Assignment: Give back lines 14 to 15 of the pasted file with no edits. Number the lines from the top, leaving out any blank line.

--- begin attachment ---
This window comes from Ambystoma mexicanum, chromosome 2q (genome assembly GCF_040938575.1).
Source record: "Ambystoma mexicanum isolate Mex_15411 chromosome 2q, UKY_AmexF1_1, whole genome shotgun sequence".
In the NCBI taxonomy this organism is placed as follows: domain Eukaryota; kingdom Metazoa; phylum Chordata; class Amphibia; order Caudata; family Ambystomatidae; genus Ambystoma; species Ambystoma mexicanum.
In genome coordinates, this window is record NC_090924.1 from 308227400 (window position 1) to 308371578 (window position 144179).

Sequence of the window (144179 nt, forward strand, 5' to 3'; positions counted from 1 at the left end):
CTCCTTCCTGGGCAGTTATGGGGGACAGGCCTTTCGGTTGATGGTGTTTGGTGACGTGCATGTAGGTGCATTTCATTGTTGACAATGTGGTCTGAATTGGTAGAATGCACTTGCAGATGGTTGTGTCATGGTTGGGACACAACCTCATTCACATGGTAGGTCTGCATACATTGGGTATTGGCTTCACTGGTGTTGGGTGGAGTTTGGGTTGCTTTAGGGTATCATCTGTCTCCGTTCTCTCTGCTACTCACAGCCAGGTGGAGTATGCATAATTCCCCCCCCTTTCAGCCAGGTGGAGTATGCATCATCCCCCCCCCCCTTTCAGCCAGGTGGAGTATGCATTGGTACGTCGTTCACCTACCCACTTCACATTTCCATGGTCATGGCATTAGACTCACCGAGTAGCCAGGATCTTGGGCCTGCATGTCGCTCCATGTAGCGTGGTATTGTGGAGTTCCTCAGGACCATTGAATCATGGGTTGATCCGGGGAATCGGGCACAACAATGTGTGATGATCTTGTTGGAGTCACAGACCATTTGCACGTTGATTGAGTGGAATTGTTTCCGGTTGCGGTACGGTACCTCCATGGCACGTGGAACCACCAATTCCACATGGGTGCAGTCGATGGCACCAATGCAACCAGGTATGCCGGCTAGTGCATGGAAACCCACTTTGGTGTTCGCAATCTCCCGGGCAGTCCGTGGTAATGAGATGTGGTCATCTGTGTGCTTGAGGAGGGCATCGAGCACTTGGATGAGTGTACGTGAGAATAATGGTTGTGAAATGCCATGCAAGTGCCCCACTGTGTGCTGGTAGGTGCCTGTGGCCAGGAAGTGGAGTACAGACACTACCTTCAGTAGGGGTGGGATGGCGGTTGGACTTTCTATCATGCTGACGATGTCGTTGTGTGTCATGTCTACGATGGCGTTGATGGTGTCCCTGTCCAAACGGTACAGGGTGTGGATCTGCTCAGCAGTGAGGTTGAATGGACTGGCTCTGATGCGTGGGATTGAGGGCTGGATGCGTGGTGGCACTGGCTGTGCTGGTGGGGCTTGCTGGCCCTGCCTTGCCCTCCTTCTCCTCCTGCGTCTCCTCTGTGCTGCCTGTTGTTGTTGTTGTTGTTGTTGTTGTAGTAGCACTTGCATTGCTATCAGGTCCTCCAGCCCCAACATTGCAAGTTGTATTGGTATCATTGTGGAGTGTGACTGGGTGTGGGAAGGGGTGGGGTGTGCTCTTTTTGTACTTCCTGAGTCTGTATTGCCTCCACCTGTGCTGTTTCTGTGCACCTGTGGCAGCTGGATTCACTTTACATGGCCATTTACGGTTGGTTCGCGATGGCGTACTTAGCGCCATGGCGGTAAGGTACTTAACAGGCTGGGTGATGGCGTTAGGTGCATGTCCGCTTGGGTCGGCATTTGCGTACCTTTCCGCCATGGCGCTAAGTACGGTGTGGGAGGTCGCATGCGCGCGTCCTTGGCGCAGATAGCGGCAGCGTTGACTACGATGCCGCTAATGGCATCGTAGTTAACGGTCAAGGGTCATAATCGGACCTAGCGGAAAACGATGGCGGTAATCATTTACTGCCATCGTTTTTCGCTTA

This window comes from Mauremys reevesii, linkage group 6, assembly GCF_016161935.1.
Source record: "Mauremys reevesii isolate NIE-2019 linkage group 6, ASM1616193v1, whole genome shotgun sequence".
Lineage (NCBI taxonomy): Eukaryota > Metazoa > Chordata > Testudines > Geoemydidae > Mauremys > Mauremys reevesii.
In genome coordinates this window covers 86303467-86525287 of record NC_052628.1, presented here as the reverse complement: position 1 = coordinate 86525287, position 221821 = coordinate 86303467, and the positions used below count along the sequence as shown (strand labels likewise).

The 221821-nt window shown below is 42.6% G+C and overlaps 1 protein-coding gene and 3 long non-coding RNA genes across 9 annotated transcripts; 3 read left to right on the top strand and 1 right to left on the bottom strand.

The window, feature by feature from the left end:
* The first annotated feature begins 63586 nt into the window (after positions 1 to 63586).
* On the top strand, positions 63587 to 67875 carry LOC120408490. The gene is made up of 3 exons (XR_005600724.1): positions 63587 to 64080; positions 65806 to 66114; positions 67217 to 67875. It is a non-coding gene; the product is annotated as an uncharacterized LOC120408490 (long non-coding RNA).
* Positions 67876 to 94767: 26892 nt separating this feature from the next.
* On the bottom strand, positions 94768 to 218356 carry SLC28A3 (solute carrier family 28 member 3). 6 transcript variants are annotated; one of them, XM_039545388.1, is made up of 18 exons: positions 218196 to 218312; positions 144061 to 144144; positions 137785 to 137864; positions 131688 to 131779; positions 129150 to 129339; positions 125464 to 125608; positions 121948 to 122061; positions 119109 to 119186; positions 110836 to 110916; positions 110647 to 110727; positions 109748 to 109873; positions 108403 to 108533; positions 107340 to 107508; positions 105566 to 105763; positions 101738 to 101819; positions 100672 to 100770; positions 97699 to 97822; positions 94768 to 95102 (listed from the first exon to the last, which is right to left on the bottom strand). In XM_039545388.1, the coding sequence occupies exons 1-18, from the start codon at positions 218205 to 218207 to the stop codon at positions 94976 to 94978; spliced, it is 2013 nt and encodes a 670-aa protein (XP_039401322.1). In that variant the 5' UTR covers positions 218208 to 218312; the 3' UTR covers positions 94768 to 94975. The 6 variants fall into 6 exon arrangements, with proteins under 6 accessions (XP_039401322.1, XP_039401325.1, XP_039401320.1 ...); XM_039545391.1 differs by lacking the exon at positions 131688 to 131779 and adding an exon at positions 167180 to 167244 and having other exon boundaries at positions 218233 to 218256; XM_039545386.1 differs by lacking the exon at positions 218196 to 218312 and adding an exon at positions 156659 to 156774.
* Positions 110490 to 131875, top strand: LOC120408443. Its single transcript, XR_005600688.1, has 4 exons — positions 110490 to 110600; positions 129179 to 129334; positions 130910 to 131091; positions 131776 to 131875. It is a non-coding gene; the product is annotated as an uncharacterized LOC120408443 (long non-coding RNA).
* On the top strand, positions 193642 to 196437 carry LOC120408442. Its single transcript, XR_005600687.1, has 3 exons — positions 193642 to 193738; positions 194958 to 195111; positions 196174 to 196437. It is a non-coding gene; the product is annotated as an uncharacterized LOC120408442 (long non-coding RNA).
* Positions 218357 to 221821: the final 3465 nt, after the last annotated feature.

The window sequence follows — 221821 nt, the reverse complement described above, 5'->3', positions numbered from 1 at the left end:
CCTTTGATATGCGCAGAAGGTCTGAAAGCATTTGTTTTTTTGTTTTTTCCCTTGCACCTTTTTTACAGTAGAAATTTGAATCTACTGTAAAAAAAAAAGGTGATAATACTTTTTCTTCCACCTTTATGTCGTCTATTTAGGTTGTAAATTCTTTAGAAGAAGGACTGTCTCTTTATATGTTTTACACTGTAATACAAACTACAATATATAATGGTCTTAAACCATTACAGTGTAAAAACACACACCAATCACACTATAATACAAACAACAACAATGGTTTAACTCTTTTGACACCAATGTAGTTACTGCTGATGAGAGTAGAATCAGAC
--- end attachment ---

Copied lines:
* On the top strand, positions 63587 to 67875 carry LOC120408490. The gene is made up of 3 exons (XR_005600724.1): positions 63587 to 64080; positions 65806 to 66114; positions 67217 to 67875. It is a non-coding gene; the product is annotated as an uncharacterized LOC120408490 (long non-coding RNA).
* Positions 67876 to 94767: 26892 nt separating this feature from the next.